Army China Goes Underground In Aksai Chin - What It Means For Indian Forces


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Satellite images of massive Chinese construction 50 km from the LAC in Aksai Chin (High res: Herehere)

The site identified in this report lies in Aksai Chin, East of the Line of Actual Control, in territory held by China and historically claimed by India.​

Sixty kilometres east of the Depsang Plains in Northern Ladakh, Chinese forces have begun carving tunnels and shafts into a hillside along a narrow river valley to construct multiple reinforced shelters and bunkers for soldiers and weaponry.

The site identified in this report lies in Aksai Chin, East of the Line of Actual Control, in territory held by China and historically claimed by India.

International geo-intelligence experts, who have analysed the images sourced by NDTV from Maxar for over a week, have identified the presence of at least 11 portals or shafts bored into the rockface on both banks of the river valley.


Satellite images indicate the existence of at least 11 shafts bored into the rockface. Several earth-moving machines visible (High res: Click for high-resolution pic)

The images show massive construction activity over the last few months and are a likely attempt to protect heavy weaponry and soldiers from Indian airstrikes and extended-range artillery.

In an exclusive interview with NDTV on Tuesday, Foreign Minister S Jaishankar rubbished China's latest move to claim Indian territory as its own by including Arunachal Pradesh and Aksai Chin in its new "standard map".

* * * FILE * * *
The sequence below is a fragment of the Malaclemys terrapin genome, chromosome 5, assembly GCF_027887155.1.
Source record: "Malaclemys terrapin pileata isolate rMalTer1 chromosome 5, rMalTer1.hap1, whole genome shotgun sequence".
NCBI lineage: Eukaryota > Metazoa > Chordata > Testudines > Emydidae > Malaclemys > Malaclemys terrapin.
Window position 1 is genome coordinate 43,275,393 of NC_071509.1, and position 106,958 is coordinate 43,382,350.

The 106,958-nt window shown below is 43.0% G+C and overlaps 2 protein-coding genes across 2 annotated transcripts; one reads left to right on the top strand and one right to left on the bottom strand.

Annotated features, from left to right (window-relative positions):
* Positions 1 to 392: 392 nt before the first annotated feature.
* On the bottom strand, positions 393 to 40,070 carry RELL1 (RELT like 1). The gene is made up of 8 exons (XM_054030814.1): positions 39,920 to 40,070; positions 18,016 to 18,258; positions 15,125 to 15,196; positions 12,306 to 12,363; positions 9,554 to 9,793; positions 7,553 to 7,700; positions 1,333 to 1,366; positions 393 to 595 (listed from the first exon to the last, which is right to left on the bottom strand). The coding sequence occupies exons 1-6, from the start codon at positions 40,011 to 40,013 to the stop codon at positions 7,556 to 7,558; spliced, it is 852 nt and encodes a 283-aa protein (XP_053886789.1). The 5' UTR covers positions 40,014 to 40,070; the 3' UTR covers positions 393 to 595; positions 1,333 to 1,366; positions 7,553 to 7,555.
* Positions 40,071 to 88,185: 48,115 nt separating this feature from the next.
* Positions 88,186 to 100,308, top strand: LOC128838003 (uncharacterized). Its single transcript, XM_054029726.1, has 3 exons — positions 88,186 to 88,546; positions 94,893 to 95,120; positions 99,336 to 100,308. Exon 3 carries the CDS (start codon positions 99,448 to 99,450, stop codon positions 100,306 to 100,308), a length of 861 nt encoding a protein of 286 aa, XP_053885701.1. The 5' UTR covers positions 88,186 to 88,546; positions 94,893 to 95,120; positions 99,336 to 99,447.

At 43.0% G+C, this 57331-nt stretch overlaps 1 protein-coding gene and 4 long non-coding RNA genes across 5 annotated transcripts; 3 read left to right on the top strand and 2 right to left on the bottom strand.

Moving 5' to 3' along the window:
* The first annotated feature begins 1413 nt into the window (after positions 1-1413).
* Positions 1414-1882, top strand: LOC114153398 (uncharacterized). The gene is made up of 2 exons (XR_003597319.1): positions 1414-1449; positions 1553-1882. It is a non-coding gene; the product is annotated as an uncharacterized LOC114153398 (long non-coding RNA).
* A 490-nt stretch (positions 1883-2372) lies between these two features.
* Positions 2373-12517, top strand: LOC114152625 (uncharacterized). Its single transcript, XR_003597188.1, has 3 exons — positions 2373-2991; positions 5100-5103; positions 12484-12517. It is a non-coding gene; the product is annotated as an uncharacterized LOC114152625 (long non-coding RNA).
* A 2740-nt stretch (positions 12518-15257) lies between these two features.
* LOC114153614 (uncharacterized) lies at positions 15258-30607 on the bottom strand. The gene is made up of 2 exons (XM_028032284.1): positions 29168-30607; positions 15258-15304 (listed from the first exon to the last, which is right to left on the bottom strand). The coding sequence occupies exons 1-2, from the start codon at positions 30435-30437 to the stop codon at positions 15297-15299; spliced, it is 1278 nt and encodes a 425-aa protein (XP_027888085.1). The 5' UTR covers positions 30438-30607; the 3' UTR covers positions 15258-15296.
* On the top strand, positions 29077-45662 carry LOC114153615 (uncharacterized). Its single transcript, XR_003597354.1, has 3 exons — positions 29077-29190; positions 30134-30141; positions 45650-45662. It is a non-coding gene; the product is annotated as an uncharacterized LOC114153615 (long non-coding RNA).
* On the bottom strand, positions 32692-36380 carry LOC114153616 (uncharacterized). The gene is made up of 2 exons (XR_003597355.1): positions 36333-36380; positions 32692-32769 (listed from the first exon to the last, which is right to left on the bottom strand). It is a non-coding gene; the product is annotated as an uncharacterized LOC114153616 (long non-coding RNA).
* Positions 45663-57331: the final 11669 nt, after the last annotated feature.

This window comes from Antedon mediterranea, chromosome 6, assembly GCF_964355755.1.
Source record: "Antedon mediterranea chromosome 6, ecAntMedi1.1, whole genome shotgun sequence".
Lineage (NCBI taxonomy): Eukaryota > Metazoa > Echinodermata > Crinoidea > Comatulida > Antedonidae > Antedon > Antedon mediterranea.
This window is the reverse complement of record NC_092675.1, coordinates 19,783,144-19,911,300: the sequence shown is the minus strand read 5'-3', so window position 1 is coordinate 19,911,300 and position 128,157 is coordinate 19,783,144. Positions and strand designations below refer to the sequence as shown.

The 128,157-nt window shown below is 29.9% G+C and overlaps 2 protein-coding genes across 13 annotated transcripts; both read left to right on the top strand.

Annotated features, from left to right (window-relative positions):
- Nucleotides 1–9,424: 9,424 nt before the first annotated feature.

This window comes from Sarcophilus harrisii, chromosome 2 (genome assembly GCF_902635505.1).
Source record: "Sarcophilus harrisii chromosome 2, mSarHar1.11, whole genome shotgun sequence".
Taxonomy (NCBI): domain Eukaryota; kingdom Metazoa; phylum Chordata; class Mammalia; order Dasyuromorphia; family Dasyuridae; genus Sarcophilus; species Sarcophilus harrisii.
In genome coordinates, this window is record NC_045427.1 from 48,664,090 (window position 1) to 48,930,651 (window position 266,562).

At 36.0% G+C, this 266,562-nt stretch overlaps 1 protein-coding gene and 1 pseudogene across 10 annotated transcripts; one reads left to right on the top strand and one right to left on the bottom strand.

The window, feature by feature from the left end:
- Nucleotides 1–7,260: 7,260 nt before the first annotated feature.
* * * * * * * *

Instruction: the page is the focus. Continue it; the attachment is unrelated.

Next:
"China has put out maps with territories (that are) not theirs. (It is an) old habit. Just by putting out maps with parts of India... this doesn't change anything. Our government is very clear about what our territory is. Making absurd claims does not make other people's territories yours," Mr Jaishankar told NDTV.

Experts see China's activities in Aksai Chin as an act of desperation to offset India's advantage.

"By establishing underground facilities and developing subterranean infrastructure in such proximity to the border, Chinese strategists seem to be aiming to counterbalance the current advantage held by the Indian Air Force in Aksai Chin," says Damien Symon, a leading satellite imagery expert with The Intel Lab.


Close up of two tunnel entrances (High res: Click for high-resolution pic)

Sameer Joshi, the CEO of NewSpace Research & Technologies, a leading Indian drone start-up, agrees. "In the years since the Galwan clash, the Indian Army has effectively scaled up its offensive fire vectors, especially long-range tube and rocket artillery." The Chinese decision to carve into hillsides, Mr Joshi says, is directly linked to greater Indian offensive capability. "The massive construction activity, including hardened shelters, bunkers, tunnels, and the widening of roads is being done to mitigate this clear and present danger which the Indian Army has imposed on the Chinese deployment doctrine in Tibet," he explains.

The Indian Air Force operates a host of frontline airbases ranged against China across the Ladakh front. While Srinagar and Avantipura have traditionally been frontline IAF fighter bases, the Indian Air Force is also looking to extend the runway at the Air Landing Ground in Nyoma, which is located at an altitude of 13,700 feet near the Pangong Lake. Extending the runway at Nyoma would enable the IAF to host fighter aircraft less than 50 kilometres from the Line of Actual Control with China.

"It is clear that China is hardening its military presence in Ladakh against possible artillery and airstrikes in the event of a full-scale military escalation," says Sim Tack, the Chief Military Analyst at Force Analysis, which provides data and analysis on armed conflicts and defence policy. "We can see what are likely reinforced command positions and underground equipment storage facilities. Such facilities greatly enhance the Chinese ability to continue operations and limit attrition if an armed conflict were to break out in Ladakh."